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In re Aqua Products, Inc.

United States Court of Appeals, Federal Circuit

May 25, 2016


          Appeal from the United States Patent and Trademark Office, Patent Trial and Appeal Board in No. IPR2013-00159.

         JAMES R. BARNEY, Finnegan, Henderson, Farabow, Garrett & Dunner, LLP, Washington, DC, argued for appellant. Also represented by TIMOTHY P. MCANULTY, DAVID MROZ; ANTHONY A. COPPOLA, ANTHONY J. DIFILIPPI, JEFFREY A. SCHWAB, Abelman Frayne & Schwab, New York, NY.

         MEREDITH HOPE SCHOENFELD, Office of the Solicitor, United States Patent and Trademark Office, Alexandria, VA, argued for intervenor Michelle K. Lee. Also represented by NATHAN K. KELLEY, FARHEENA YASMEEN RASHEED, SCOTT WEIDENFELLER.

         Before PROST, Chief Judge, REYNA, Circuit Judge, and STARK, Chief District Judge[1].


          [118 U.S.P.Q.2d 1777] Reyna, Circuit Judge.

         Aqua Products, Inc. (" Aqua" ) appeals from the final written decision of the Patent Trial and Appeal Board (" Board" ) in an inter partes review (" IPR" ) of U.S. Patent No. 8,273,183 (" '183 patent" ). The Board denied Aqua's motion to substitute claims 22-24. Aqua challenges the Board's amendment procedures, which require the patentee to demonstrate that the amended claims would be patentable over the art of record. We affirm.


         A. Patented Technology

         The '183 patent concerns automated swimming pool cleaners, which are devices used to filter water and scrub pool surfaces. Such cleaners typically propel themselves about a swimming pool using motor-driven wheels, water jets, suction, or some combination thereof. See '183 patent col. 1 ll. 30-48. According to the '183 specification, propelling a cleaner using motor-driven wheels enables the cleaner to move in a controlled pattern, but the technique can be expensive because it requires equipping the cleaner with a drive motor and integrated circuitry. See id. col. 2 ll. 47-56. Cleaners that use suction or water jets do not require a drive motor, but they traditionally move in erratic rather than controlled patterns. Id. col. 2 ll. 57-61.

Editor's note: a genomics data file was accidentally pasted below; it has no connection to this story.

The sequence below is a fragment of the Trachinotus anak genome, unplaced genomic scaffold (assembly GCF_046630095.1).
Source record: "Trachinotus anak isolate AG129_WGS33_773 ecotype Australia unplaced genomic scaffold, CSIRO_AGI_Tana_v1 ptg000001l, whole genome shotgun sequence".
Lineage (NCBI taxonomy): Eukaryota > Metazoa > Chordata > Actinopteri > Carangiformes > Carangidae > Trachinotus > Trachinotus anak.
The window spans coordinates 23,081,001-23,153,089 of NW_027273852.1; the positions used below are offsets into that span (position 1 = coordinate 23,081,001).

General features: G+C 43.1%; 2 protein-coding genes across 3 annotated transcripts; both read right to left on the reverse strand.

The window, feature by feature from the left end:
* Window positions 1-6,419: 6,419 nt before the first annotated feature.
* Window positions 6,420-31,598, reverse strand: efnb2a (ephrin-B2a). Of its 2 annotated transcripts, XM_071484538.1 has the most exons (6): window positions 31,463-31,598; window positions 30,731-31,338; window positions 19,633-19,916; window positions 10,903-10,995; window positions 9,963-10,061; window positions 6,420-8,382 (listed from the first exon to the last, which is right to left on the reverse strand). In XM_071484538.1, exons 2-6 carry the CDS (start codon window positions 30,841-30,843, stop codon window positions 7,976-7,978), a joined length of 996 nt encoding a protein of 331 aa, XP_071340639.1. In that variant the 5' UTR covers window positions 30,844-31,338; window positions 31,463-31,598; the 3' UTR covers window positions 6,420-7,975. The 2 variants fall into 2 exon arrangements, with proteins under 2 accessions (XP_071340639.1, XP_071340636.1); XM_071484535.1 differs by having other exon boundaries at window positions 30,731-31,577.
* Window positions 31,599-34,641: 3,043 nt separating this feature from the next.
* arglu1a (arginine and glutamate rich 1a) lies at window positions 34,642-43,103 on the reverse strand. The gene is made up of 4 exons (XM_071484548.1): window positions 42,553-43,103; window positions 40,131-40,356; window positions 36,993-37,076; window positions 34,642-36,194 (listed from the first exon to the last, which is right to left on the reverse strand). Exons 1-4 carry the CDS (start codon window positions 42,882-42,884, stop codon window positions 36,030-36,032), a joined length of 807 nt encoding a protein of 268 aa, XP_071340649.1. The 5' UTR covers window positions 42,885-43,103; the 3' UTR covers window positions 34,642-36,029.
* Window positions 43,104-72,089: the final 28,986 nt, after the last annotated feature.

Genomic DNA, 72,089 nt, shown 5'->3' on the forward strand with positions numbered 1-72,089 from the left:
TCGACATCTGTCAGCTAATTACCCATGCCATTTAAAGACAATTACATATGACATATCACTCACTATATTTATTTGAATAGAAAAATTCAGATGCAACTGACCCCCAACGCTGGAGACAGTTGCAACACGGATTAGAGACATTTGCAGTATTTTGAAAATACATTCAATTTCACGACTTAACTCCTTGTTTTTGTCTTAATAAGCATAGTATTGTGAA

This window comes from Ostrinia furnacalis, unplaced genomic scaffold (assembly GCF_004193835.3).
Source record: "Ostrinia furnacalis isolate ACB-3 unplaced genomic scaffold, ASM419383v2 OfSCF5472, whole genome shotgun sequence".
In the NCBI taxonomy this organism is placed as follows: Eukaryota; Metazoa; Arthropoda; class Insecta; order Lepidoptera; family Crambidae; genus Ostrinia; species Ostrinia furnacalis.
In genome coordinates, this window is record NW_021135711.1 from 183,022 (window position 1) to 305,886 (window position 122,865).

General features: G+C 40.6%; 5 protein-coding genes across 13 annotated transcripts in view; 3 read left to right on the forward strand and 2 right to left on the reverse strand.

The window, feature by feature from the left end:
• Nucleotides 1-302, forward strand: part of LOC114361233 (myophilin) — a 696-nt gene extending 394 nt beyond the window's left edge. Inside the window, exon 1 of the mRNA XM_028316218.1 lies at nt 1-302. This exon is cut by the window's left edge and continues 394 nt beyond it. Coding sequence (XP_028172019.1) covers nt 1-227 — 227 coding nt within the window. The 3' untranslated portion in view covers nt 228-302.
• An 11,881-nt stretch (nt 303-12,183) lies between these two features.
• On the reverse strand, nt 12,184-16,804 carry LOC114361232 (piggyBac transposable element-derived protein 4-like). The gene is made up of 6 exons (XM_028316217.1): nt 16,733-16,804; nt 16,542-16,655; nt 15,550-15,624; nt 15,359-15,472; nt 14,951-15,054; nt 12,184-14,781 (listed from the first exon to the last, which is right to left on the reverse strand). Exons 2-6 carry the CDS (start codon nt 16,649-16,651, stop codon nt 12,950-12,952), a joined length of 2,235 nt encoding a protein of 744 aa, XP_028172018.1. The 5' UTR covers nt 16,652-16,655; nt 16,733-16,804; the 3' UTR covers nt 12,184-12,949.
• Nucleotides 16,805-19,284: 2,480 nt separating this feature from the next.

The '183 patent discloses an automated swimming pool cleaner that uses " an angled jet drive propulsion system" to move in a controlled pattern. Id. col. 1 ll. 1-4, col. 3 ll. 15-20. Rather than using a motor to drive wheels, the disclosed cleaner shoots filtered water backwards at an angle to create both a forward force that propels the cleaner and a normal force that keeps the cleaner's wheels in contact with the pool floor. Id. col. 4 ll. 13-25, 46-49. As shown in Figure 9, the cleaner draws [118 U.S.P.Q.2d 1778] pool water through a bottom opening, filters the water, and shoots the filtered water backwards from elbow 120R or 120L at an angle a so as to create the forward and normal forces. Id. col. 4 ll. 46-51, col. 10 ll. 47-51.

         '183 Patent, Figure 9.

         B. Board Proceedings

         Zodiac Pool Systems (" Zodiac" ) petitioned the Board for IPR of claims 1-14, 16, and 19-21 of the '183 patent. Among the references Zodiac cited were U.S. Patent Nos. 3,936,899 (" Henkin" ) and 3,321,787 (" Myers" ). Henkin discloses a pool cleaner that moves randomly, in part by shooting a water jet from an adjustable nozzle that can be angled " to yield both a downward thrust component (i.e., normal to the vessel surface) for providing traction and a forward component which aides in propelling the car." Henkin at col. 5 ll. 19-22. Unlike the cleaner of the '183 patent, Henkin's cleaner uses three wheels rather than four and moves along a " random" rather than controlled path. Id. at Abstract. Henkin's jet is also powered by an external rather than an internal pump, and it shoots unfiltered rather than filtered water. Id. col. 5 ll. 15-19. Myers discloses a prior art cleaner that uses an internal pump to create a filtered water jet for erratic movement. Myers at col. 1 ll. 63-65 (" electric motor" ), col. 2 ll. 22-33 (describing an internal filter), col. 3 ll. 6-12 (" water exiting from the unit and into the pool will provide a jet force to move the unit" ).

         The Board instituted trial on all the challenged claims except claims 10-12. Aqua moved to substitute new claims 22-24, which amended claims 1, 8, and 20 to additionally require that (1) the jet creates a downward vector force rear of the front wheels (the " vector limitation" ), and (2) the wheels control the directional movement of the cleaner (the " directional movement limitation" ). Substitute claim 23 also added that the cleaner has four wheels (the " four wheel limitation" ), and ...

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